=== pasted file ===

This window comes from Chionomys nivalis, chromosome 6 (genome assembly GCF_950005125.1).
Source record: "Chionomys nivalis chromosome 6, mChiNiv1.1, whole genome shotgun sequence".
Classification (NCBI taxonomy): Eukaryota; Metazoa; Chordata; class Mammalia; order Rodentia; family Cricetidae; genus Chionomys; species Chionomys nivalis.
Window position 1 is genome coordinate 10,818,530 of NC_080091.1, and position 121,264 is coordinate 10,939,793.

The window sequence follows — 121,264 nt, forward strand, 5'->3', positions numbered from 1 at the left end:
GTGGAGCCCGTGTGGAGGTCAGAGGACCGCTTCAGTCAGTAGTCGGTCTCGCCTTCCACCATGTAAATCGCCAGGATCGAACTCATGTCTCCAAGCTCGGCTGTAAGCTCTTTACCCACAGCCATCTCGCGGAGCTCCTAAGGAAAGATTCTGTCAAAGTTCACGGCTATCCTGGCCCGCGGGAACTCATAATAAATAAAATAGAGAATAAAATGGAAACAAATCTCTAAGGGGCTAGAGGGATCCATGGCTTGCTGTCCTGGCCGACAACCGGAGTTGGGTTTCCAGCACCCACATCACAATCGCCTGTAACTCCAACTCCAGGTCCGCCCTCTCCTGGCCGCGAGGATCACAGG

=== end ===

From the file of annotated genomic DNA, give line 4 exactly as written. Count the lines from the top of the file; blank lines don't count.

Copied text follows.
Window position 1 is genome coordinate 10,818,530 of NC_080091.1, and position 121,264 is coordinate 10,939,793.